Wild-card lead flutters off Angels knuckleballer shuts down Orioles for 13-0 victory

Chicago leads by half-game

O's go homerless in California series

August 26, 1996|By Buster Olney | Buster Olney,SUN STAFF

If the season had ended after the Orioles' thrilling 5-4 win over California on Saturday night, the Orioles would be in the playoffs as the wild-card team, battling the Cleveland Indians.

If the season had ended after the Orioles' 13-0 loss to the Angels yesterday, they would be home vacuuming potato chip crumbs from underneath couch cushions and doing other off-season chores.

The Orioles moved into the lead for the wild-card spot Saturday, and moved out yesterday, falling a half-game behind the Chicago White Sox, who beat the Toronto Blue Jays, 10-9.

Angels right-hander Dennis Springer, who was on the verge of being released out of baseball a couple of years ago when he began throwing a knuckleball full time, stymied the Orioles with his flutterball, holding them to five hits. The Orioles didn't hit a homer in the series, the first time that has happened all year.

More bad news: The Boston Red Sox are suddenly alive and well and within three games of the Orioles, after they beat the Seattle Mariners, 8-5, yesterday.

Somebody asked Orioles manager Davey Johnson before yesterday's game whether the crazy game Saturday was tough on his heart, which had been beating irregularly Thursday and forced him into the hospital for most of that day.

No, Johnson replied, those close games don't bother him. "It's those 10-0 games that are tough," he said, "because you sit there and you can't do anything."

Pure anxiety, with no hope of the situation getting better. The Orioles suffered the fourth-worst shutout loss in club history, with only one runner reaching scoring position. Third base coach Sam Perlozzo was all dressed up with nowhere to go and nothing to do. "I think I had a sign on three balls and no strikes once, and on three and one," Perlozzo said. "That was about it."

Johnson told reporters, "You're all used to covering football -- we didn't have much time of possession."

Orioles starter Scott Erickson usually handles California the same way Notre Dame treats Vanderbilt in football -- no chance, with 11 victories in 12 career starts against California. He began the game with great stuff -- a nasty sinking fastball, good control -- and retired the first four hitters he faced without any trouble.

J. T. Snow doubled with one out in the second, and with two outs, shortstop Gary DiSarcina tried to check his swing, made contact, and the ball blooped over second, scoring a run. Same thing happened in the third inning: Two outs, runner on second, and Tim Salmon hit a broken-bat blooper for an RBI. "There was some luck involved," Salmon said.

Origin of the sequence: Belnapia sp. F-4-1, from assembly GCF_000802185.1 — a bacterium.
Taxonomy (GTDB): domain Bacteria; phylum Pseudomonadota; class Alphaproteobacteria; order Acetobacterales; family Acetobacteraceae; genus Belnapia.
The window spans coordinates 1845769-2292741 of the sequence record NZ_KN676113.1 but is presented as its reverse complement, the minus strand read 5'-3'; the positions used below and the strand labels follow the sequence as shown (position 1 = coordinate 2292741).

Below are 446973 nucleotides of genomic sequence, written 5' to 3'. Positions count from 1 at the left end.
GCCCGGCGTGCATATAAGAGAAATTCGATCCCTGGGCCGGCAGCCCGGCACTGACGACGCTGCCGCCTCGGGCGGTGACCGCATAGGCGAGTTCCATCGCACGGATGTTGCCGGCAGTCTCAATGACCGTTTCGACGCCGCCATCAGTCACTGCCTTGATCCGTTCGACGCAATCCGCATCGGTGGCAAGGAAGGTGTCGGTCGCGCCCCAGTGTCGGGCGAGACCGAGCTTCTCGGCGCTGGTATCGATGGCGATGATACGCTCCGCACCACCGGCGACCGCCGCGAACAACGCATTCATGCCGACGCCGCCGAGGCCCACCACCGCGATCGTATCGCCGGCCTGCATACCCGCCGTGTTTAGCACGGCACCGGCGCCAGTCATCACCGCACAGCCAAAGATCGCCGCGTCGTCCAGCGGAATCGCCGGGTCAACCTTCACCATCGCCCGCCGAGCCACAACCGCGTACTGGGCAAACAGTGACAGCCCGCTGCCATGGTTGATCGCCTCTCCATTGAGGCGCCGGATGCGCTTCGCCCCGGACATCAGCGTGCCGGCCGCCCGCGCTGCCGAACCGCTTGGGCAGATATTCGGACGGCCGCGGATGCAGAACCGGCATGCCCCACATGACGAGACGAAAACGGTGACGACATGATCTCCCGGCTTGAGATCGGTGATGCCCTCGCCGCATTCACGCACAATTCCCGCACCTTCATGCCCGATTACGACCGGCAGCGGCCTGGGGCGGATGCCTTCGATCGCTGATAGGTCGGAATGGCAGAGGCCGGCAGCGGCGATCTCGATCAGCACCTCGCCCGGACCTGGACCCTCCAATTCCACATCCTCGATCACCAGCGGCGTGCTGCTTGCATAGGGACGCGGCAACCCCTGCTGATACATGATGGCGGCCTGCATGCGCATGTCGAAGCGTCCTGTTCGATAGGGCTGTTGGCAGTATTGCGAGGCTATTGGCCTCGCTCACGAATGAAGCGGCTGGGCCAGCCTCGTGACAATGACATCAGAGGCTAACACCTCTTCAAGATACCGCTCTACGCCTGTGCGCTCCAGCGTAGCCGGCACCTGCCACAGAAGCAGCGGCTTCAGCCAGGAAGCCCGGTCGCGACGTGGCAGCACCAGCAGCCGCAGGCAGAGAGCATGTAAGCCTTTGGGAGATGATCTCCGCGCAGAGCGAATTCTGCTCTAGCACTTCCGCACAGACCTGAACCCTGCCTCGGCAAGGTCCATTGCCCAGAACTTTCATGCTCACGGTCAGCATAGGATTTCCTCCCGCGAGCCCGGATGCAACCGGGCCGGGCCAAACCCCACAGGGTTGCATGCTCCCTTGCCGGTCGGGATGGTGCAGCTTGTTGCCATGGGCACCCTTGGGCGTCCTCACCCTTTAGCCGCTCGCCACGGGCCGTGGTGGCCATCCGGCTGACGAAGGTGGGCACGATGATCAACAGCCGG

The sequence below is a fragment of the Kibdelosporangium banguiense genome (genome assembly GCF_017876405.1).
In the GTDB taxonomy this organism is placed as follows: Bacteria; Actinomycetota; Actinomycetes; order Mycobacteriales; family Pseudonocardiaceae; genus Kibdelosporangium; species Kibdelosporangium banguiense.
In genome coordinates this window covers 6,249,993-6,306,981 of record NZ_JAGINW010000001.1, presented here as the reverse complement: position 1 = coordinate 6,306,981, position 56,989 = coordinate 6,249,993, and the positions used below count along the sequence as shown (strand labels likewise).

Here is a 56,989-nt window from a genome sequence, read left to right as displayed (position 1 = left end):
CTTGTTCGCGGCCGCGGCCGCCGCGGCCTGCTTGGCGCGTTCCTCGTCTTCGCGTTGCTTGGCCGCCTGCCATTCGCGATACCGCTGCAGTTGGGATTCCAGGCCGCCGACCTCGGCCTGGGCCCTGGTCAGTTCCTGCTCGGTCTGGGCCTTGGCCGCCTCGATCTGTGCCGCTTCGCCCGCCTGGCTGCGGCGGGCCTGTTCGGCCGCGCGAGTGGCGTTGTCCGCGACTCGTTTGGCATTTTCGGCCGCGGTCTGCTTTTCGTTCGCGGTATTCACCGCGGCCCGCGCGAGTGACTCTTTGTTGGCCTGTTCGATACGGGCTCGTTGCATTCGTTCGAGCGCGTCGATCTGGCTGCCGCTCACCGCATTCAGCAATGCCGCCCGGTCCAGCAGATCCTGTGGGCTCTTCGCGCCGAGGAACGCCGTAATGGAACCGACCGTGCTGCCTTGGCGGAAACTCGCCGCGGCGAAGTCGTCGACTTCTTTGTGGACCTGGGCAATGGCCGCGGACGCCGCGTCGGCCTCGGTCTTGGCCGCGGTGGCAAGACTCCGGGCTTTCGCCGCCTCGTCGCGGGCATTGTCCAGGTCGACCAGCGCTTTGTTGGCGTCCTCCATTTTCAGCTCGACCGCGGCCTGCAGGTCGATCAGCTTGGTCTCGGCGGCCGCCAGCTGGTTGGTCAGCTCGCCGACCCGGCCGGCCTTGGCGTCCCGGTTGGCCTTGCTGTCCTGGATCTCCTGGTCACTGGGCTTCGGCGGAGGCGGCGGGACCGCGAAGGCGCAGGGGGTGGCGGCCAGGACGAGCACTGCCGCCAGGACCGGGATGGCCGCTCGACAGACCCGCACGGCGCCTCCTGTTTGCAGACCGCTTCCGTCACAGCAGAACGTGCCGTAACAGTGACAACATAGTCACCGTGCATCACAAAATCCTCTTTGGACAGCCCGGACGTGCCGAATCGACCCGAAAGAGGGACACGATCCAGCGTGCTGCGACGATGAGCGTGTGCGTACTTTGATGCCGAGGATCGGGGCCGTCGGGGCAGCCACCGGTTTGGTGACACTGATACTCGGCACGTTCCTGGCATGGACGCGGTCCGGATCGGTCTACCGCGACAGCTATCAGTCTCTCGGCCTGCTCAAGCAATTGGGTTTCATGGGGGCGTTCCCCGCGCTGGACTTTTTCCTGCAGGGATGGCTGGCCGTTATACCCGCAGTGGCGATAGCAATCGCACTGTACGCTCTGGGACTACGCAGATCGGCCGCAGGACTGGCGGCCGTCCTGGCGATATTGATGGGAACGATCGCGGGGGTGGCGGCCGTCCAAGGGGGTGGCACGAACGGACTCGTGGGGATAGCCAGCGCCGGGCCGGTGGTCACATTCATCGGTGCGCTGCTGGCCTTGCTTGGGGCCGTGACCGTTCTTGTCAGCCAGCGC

Bad luck, something that has unnerved Erickson this year and seemed to again yesterday. Leading 2-0, the Angels loaded the bases with one out in the fourthand third baseman George Arias hit a bouncer just to Erickson's right. The pitcher rushed to barehand the grounder, intending to flip the ball to catcher Chris Hoiles and maybe start a double play.

But the ball skipped awkwardly and went off Erickson's hand, a run scored and everybody was safe. Erickson fell behind the next hitter, Randy Velarde, two balls and no strikes, elevated a fastball and Velarde crushed it. Center fielder Brady Anderson took a couple of steps before realizing he had no chance of intercepting the ball before it crashed into the center-field stands.

When Johnson went to the mound to relieve Erickson, he told the right-hander he "pitched better than [his pitching] line showed.

"Scotty had a chance to get out of trouble, he missed the ground ball and that's the ballgame."

The game got so out of hand that the biggest cheers from the crowd of 47,239 were for ballgirl Stacy Thiel, who deftly handled a sharply hit grounder in the midst of the onslaught. Fans roared, many obviously intending to pan the Orioles in a backhanded way.

They had no reason to cheer the offense, completely shut down by Springer, a 31-year-old knuckleballer who became the latest in a long line of soft-ballers who have given the Orioles trouble this year. Jamie Moyer has beaten them three times, The Boston Red Sox's Tim Wakefield stifled them, as did the Minnesota Twins' Rich Robertson.

"Those are always the tough guys to face," said Bobby Bonilla. "The ball never seems like it gets there."

Springer pitched the first complete game of his career, the first shutout. "I wouldn't necessarily consider him a true knuckleballer," Bonilla said, "because he throws a lot more fastballs than a true knuckleballer. He throws more than [the Milwaukee Brewers' Steve] Sparks or Wakefield. He started off the game throwing four in a row to Robbie [Alomar]."

It has been this way all year with the mysterious Orioles, a team of the highest highs and lowest lows, and it probably will stay this way through the final five weeks, as they dodge and parry with the Chicago White Sox, Seattle Mariners and Red Sox.

Orioles tonight

Opponent: Oakland Athletics

Site: Camden Yards

Time: 7: 35

TV/Radio: HTS/WBAL (1090 AM)

Starters: Athletics' John Wasdin (7-6, 6.32) vs. O's Rocky Coppinger (7-5, 5.25)

Tickets: 5,000 remaining

Tracking Murray

The Orioles' Eddie Murray is two home runs short of 500 for his career. Here's a look at his at-bats yesterday:

3rd inning: vs. Springer. Flied out to left.

5th inning: vs. Springer. Grounded into double play, second to shortstop to first.

8th inning: vs. Springer. Walked.

Pub Date: 8/26/96

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